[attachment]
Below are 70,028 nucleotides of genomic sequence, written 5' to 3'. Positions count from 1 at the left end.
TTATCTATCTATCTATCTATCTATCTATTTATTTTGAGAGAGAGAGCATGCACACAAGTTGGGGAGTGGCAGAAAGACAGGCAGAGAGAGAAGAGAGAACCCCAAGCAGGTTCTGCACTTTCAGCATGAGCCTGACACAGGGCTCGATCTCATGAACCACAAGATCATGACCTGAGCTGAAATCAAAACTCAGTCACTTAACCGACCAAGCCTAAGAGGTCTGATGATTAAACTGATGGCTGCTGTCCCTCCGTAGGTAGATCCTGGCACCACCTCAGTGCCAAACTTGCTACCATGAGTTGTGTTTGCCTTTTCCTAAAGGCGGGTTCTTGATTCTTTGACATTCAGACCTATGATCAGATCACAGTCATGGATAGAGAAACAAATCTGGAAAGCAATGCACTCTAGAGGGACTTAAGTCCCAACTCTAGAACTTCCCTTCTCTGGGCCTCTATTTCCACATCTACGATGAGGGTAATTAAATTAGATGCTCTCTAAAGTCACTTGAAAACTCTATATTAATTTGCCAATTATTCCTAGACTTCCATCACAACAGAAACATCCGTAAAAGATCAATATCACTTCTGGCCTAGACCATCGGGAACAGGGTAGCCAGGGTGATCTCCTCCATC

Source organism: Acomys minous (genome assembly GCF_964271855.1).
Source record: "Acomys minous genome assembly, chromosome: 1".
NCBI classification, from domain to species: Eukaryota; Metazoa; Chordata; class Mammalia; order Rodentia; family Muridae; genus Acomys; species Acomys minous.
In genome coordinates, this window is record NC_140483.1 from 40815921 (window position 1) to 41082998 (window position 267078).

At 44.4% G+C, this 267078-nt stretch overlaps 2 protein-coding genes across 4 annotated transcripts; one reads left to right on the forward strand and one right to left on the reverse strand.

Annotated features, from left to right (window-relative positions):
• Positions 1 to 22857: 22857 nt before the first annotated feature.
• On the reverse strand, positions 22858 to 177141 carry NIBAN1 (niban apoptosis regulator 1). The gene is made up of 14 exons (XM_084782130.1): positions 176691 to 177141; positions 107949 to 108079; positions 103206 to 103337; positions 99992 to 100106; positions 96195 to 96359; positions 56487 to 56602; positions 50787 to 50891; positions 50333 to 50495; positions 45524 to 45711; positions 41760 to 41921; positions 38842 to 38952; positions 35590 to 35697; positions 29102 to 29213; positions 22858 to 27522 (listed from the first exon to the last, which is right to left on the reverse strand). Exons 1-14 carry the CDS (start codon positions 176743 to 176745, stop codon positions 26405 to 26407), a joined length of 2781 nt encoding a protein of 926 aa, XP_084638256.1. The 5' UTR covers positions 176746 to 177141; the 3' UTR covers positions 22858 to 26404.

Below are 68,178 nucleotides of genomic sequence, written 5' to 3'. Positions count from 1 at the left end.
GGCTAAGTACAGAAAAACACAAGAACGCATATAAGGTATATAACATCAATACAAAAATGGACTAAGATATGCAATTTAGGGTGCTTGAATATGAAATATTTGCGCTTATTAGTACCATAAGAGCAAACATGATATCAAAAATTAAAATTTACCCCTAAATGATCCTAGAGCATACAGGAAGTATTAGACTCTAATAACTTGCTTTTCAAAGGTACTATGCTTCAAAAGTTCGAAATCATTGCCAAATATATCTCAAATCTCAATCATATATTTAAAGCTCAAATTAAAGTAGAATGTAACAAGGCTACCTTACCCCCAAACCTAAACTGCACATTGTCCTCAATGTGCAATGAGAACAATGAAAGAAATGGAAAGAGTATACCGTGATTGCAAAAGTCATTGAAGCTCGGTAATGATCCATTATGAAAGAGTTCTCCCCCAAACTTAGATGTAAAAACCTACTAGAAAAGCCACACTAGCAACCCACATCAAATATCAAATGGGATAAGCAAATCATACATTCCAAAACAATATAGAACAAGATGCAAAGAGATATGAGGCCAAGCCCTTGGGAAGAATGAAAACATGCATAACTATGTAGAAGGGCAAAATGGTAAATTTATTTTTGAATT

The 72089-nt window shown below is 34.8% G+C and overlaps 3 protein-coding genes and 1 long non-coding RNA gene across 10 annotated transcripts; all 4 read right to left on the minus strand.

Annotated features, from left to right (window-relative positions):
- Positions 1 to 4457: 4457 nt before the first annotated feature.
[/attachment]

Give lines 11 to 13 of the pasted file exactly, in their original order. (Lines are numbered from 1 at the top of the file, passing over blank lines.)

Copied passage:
Below are 68,178 nucleotides of genomic sequence, written 5' to 3'. Positions count from 1 at the left end.
GGCTAAGTACAGAAAAACACAAGAACGCATATAAGGTATATAACATCAATACAAAAATGGACTAAGATATGCAATTTAGGGTGCTTGAATATGAAATATTTGCGCTTATTAGTACCATAAGAGCAAACATGATATCAAAAATTAAAATTTACCCCTAAATGATCCTAGAGCATACAGGAAGTATTAGACTCTAATAACTTGCTTTTCAAAGGTACTATGCTTCAAAAGTTCGAAATCATTGCCAAATATATCTCAAATCTCAATCATATATTTAAAGCTCAAATTAAAGTAGAATGTAACAAGGCTACCTTACCCCCAAACCTAAACTGCACATTGTCCTCAATGTGCAATGAGAACAATGAAAGAAATGGAAAGAGTATACCGTGATTGCAAAAGTCATTGAAGCTCGGTAATGATCCATTATGAAAGAGTTCTCCCCCAAACTTAGATGTAAAAACCTACTAGAAAAGCCACACTAGCAACCCACATCAAATATCAAATGGGATAAGCAAATCATACATTCCAAAACAATATAGAACAAGATGCAAAGAGATATGAGGCCAAGCCCTTGGGAAGAATGAAAACATGCATAACTATGTAGAAGGGCAAAATGGTAAATTTATTTTTGAATT

The 72089-nt window shown below is 34.8% G+C and overlaps 3 protein-coding genes and 1 long non-coding RNA gene across 10 annotated transcripts; all 4 read right to left on the minus strand.